Editor’s Note: I’ve been looking at a lot of office productivity tools lately, like internet faxing, and I knew one of the guys associated with Toktumi, one of the leaders in the home office PBX space. Since I’m on vacation, I asked him to write up a little something about how virtual office tools can help a small business, bribing him with the opportunity to talk about his company.

David Pogue of the New York Times recently revealed his productivity secrets. The very first item he credits: “I work at home. That’s two, three or four hours more work time each day that I don’t spend commuting.” Oftentimes, the appeal of limiting wasted commute hours is offset by the fear of losing access to the work tools available at the office.

Fortunately, as collaboration technologies improve, broadband proliferates, and the country goes greener, working at home will become more popular. For many companies, particularly those that employ knowledge workers, it makes little sense to spend money renting an office and requiring employees to commute every day. When you add in gas, parking, bus or train fares, and wasted hours commuting for little added benefit, the choice becomes easier.

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 Banking 
3
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Mobile Banking Safety & Security Tips

Palm TreoI’ve had a Palm Treo for almost two years and one of the nice things about having a smartphone is that it gives me the ability to go online whenever I have cell service. It’s saved my butt on more than one occasion.

With the internet at my fingertips, one thing I’ve done more often is check my banking information through the phone’s web browser. It’s a quick way to see if checks have cleared without calling the bank and navigating the painful IVR systems. However, I’ve always done this without much concern for security.

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 Frugal Living 
8
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Subscription Optimization and Per Use Cost

We have a lot of subscriptions in our household. We pay to subscribe to several magazines (Real Simple, Wired, Portfolio). We are members of our local gym and we have Netflix. We both have cell phones (hers is through her company) and we both have E-ZPasses in our cars. All together we probably have at least a dozen “monthly” services that we pay money for, all of which made sense at the time we subscribed. As our needs and our routines change, some of those services may not longer make much sense.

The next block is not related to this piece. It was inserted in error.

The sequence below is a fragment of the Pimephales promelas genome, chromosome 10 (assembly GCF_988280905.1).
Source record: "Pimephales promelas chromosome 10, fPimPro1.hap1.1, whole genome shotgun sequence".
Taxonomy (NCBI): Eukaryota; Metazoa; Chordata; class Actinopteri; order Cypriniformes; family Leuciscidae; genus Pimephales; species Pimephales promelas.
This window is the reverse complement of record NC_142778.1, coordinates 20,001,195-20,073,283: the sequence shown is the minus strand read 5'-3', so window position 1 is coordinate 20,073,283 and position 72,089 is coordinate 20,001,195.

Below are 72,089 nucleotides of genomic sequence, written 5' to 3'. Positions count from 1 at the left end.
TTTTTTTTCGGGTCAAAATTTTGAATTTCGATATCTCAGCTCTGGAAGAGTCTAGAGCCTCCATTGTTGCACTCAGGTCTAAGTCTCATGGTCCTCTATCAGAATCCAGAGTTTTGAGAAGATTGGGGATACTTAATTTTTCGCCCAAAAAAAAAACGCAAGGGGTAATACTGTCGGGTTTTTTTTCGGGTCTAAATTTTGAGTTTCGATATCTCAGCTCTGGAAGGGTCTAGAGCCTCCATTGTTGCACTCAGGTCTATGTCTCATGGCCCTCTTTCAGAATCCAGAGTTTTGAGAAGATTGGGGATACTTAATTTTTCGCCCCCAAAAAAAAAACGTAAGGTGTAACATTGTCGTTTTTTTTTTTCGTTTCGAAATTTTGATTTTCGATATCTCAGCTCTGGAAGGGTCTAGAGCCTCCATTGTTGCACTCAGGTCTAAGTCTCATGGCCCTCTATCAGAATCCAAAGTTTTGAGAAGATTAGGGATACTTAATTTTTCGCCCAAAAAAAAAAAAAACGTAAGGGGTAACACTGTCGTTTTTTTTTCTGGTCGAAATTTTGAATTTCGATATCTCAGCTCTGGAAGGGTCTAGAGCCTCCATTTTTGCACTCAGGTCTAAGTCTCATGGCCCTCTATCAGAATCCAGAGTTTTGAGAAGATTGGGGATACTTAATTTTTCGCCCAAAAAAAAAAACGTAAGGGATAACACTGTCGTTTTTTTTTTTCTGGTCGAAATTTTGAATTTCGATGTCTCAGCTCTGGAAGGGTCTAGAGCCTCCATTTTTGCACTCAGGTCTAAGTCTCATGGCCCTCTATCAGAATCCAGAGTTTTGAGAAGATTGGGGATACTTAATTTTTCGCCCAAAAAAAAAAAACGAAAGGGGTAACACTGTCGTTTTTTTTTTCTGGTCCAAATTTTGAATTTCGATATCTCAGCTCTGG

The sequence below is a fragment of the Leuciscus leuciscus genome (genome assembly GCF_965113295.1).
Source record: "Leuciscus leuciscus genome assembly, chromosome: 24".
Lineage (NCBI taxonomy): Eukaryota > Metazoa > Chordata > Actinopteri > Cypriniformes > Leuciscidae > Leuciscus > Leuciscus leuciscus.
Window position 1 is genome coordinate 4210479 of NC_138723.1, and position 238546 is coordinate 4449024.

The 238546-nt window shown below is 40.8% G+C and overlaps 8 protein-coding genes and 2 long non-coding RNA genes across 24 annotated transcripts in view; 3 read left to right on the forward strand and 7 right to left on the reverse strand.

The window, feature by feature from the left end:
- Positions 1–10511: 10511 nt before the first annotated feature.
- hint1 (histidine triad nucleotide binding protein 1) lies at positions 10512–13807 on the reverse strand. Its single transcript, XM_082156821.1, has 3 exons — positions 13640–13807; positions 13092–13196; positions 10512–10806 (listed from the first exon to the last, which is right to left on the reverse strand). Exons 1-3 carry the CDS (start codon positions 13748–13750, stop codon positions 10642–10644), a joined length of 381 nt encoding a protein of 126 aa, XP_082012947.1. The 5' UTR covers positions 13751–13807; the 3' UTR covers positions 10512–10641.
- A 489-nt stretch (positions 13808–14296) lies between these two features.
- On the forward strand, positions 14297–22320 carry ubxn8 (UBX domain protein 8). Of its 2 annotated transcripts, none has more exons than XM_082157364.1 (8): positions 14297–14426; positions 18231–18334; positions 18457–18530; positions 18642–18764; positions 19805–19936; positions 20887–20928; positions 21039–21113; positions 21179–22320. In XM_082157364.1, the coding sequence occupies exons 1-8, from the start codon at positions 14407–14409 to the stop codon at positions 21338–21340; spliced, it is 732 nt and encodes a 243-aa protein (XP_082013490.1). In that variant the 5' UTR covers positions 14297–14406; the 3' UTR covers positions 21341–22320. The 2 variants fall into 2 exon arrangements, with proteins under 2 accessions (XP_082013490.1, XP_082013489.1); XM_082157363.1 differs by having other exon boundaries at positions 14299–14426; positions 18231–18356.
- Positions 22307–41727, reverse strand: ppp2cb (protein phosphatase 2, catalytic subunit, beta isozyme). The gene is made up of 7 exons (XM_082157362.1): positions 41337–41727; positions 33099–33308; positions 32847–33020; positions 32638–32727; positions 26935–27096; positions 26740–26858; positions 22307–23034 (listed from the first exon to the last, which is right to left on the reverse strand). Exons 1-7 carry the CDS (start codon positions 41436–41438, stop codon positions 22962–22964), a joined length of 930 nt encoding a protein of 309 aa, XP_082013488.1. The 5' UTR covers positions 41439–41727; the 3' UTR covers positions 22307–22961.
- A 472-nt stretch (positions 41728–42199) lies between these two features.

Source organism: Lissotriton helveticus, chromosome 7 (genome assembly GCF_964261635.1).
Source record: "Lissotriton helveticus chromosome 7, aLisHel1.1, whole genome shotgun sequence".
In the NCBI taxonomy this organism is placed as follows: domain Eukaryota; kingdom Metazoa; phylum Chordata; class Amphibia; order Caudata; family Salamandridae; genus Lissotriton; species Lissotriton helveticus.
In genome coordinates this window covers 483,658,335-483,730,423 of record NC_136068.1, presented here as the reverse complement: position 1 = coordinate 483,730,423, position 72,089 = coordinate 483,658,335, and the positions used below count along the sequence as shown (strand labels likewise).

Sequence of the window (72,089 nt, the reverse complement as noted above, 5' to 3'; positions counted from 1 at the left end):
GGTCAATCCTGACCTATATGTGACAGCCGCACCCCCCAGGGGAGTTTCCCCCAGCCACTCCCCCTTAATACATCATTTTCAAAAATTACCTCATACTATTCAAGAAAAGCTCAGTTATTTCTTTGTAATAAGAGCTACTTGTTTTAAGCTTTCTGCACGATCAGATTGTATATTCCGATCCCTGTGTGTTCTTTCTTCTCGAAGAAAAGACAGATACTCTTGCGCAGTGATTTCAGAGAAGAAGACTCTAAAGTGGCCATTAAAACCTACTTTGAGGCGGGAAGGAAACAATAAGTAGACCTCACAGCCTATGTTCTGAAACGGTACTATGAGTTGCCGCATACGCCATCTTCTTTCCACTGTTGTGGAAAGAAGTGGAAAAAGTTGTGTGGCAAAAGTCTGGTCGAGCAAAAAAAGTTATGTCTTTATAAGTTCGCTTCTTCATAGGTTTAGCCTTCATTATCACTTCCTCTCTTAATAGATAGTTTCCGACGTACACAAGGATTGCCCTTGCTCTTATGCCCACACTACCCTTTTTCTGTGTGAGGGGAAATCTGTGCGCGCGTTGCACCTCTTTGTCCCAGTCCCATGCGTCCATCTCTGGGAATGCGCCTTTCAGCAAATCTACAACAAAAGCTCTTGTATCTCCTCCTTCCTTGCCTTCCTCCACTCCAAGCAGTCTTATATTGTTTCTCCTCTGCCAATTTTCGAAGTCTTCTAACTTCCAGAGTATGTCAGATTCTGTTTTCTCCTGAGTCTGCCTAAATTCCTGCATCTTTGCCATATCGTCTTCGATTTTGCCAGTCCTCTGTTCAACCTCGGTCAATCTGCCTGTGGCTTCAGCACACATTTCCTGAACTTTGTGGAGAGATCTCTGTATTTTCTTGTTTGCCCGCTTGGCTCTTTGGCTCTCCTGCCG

The idea of subscription optimization and per use cost is very simple. For a month, track how often you use a subscription and calculate the per use cost. If you pay $60 a month for a gym membership and go thirty times a month, that’s a per use cost of $2. Then compare it with the a la carte cost, or how much it would cost if you weren’t a member but still used the service. If it’s cheaper to go a la carte, cancel the subscription.

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 Personal Finance 
18
comments

How to Strong Arm Your Way to a Better Deal

The economic malaise has probably had an effect on your life, I know it has had one on mine. However, as bad as you think your personal prospects are, it’s worse for companies that have to make payroll, rent, and debt obligations. At the end of the day, you have to take care of you and your own, which is why I recommend that you periodically shop around and use that information to strong arm your way to a better deal on the services you already buy.

Don’t feel badly about using your most powerful a weapon, the power of choice, to negotiate a better deal. When you pay $60 or $80 or $100 a month for cable television, you’re not getting $60 or $80 or $100 worth of service. You’re getting something the company is selling to someone else for $30 a month. They will charge whatever the market will bear and it’s up to you, the consumer, to push back and tell them that their price is too high. At the end of the day, they would rather you spend $5 a month than quit and spend $0.